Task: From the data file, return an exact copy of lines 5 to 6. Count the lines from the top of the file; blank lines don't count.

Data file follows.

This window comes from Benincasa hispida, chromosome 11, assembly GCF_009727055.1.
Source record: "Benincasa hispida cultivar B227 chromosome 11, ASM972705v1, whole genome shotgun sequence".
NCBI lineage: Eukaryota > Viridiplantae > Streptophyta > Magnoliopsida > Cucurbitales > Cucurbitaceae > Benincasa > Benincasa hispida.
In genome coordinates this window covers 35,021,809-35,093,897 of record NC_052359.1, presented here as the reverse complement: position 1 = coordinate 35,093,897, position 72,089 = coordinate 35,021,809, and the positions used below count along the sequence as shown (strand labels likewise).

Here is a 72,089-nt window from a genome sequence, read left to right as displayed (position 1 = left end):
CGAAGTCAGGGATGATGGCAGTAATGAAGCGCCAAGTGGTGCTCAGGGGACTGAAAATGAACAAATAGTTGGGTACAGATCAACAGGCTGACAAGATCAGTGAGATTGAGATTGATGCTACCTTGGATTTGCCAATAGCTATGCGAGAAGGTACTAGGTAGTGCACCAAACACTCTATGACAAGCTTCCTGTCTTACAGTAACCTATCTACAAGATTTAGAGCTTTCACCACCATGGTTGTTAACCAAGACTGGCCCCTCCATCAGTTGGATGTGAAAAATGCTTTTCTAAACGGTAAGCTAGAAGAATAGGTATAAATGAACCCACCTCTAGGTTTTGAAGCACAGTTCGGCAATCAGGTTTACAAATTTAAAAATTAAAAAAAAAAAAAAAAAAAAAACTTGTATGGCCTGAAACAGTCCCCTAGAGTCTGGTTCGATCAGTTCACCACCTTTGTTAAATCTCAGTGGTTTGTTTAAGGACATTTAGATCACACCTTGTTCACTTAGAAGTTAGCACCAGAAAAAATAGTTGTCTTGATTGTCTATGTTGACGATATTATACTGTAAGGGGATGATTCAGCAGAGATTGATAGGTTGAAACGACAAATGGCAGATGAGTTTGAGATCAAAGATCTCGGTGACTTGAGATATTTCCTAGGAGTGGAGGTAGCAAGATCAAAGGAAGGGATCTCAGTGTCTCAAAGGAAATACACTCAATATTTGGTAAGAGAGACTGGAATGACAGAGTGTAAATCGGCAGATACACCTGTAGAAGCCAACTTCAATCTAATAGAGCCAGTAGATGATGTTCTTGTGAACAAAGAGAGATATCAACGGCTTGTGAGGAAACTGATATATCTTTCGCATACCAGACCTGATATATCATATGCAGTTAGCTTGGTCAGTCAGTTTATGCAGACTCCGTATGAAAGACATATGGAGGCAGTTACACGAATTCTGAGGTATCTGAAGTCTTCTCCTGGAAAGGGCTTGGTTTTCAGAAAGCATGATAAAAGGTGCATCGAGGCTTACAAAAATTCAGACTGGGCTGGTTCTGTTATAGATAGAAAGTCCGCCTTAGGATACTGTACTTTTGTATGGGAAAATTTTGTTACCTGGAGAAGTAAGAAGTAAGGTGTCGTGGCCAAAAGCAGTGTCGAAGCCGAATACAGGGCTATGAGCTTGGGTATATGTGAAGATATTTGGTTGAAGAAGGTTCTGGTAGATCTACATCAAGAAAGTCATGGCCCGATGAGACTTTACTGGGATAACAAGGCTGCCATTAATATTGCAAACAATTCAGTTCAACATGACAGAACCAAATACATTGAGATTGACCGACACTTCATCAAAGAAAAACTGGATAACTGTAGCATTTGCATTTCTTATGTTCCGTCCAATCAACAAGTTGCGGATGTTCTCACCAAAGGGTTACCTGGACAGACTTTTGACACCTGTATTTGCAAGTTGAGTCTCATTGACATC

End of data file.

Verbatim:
Here is a 72,089-nt window from a genome sequence, read left to right as displayed (position 1 = left end):
CGAAGTCAGGGATGATGGCAGTAATGAAGCGCCAAGTGGTGCTCAGGGGACTGAAAATGAACAAATAGTTGGGTACAGATCAACAGGCTGACAAGATCAGTGAGATTGAGATTGATGCTACCTTGGATTTGCCAATAGCTATGCGAGAAGGTACTAGGTAGTGCACCAAACACTCTATGACAAGCTTCCTGTCTTACAGTAACCTATCTACAAGATTTAGAGCTTTCACCACCATGGTTGTTAACCAAGACTGGCCCCTCCATCAGTTGGATGTGAAAAATGCTTTTCTAAACGGTAAGCTAGAAGAATAGGTATAAATGAACCCACCTCTAGGTTTTGAAGCACAGTTCGGCAATCAGGTTTACAAATTTAAAAATTAAAAAAAAAAAAAAAAAAAAAACTTGTATGGCCTGAAACAGTCCCCTAGAGTCTGGTTCGATCAGTTCACCACCTTTGTTAAATCTCAGTGGTTTGTTTAAGGACATTTAGATCACACCTTGTTCACTTAGAAGTTAGCACCAGAAAAAATAGTTGTCTTGATTGTCTATGTTGACGATATTATACTGTAAGGGGATGATTCAGCAGAGATTGATAGGTTGAAACGACAAATGGCAGATGAGTTTGAGATCAAAGATCTCGGTGACTTGAGATATTTCCTAGGAGTGGAGGTAGCAAGATCAAAGGAAGGGATCTCAGTGTCTCAAAGGAAATACACTCAATATTTGGTAAGAGAGACTGGAATGACAGAGTGTAAATCGGCAGATACACCTGTAGAAGCCAACTTCAATCTAATAGAGCCAGTAGATGATGTTCTTGTGAACAAAGAGAGATATCAACGGCTTGTGAGGAAACTGATATATCTTTCGCATACCAGACCTGATATATCATATGCAGTTAGCTTGGTCAGTCAGTTTATGCAGACTCCGTATGAAAGACATATGGAGGCAGTTACACGAATTCTGAGGTATCTGAAGTCTTCTCCTGGAAAGGGCTTGGTTTTCAGAAAGCATGATAAAAGGTGCATCGAGGCTTACAAAAATTCAGACTGGGCTGGTTCTGTTATAGATAGAAAGTCCGCCTTAGGATACTGTACTTTTGTATGGGAAAATTTTGTTACCTGGAGAAGTAAGAAGTAAGGTGTCGTGGCCAAAAGCAGTGTCGAAGCCGAATACAGGGCTATGAGCTTGGGTATATGTGAAGATATTTGGTTGAAGAAGGTTCTGGTAGATCTACATCAAGAAAGTCATGGCCCGATGAGACTTTACTGGGATAACAAGGCTGCCATTAATATTGCAAACAATTCAGTTCAACATGACAGAACCAAATACATTGAGATTGACCGACACTTCATCAAAGAAAAACTGGATAACTGTAGCATTTGCATTTCTTATGTTCCGTCCAATCAACAAGTTGCGGATGTTCTCACCAAAGGGTTACCTGGACAGACTTTTGACACCTGTATTTGCAAGTTGAGTCTCATTGACATC